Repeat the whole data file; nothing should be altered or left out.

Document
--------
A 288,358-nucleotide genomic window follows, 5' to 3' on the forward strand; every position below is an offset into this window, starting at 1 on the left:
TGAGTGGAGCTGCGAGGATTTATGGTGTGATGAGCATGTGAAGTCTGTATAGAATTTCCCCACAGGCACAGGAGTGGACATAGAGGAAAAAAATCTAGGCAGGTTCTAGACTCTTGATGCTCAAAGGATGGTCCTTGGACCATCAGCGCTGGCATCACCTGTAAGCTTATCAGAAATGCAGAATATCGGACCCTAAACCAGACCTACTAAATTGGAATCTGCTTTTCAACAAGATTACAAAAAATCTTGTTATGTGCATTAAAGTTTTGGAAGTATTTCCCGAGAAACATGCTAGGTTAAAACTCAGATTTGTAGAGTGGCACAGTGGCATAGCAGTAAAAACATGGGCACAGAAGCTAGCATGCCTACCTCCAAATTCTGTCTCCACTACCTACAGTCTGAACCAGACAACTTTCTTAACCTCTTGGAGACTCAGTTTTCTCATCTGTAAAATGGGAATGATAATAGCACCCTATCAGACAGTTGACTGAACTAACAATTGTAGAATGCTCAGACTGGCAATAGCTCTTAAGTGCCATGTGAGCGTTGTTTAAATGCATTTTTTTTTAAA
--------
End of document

A 288,358-nucleotide genomic window follows, 5' to 3' on the forward strand; every position below is an offset into this window, starting at 1 on the left:
TGAGTGGAGCTGCGAGGATTTATGGTGTGATGAGCATGTGAAGTCTGTATAGAATTTCCCCACAGGCACAGGAGTGGACATAGAGGAAAAAAATCTAGGCAGGTTCTAGACTCTTGATGCTCAAAGGATGGTCCTTGGACCATCAGCGCTGGCATCACCTGTAAGCTTATCAGAAATGCAGAATATCGGACCCTAAACCAGACCTACTAAATTGGAATCTGCTTTTCAACAAGATTACAAAAAATCTTGTTATGTGCATTAAAGTTTTGGAAGTATTTCCCGAGAAACATGCTAGGTTAAAACTCAGATTTGTAGAGTGGCACAGTGGCATAGCAGTAAAAACATGGGCACAGAAGCTAGCATGCCTACCTCCAAATTCTGTCTCCACTACCTACAGTCTGAACCAGACAACTTTCTTAACCTCTTGGAGACTCAGTTTTCTCATCTGTAAAATGGGAATGATAATAGCACCCTATCAGACAGTTGACTGAACTAACAATTGTAGAATGCTCAGACTGGCAATAGCTCTTAAGTGCCATGTGAGCGTTGTTTAAATGCATTTTTTTTTAAA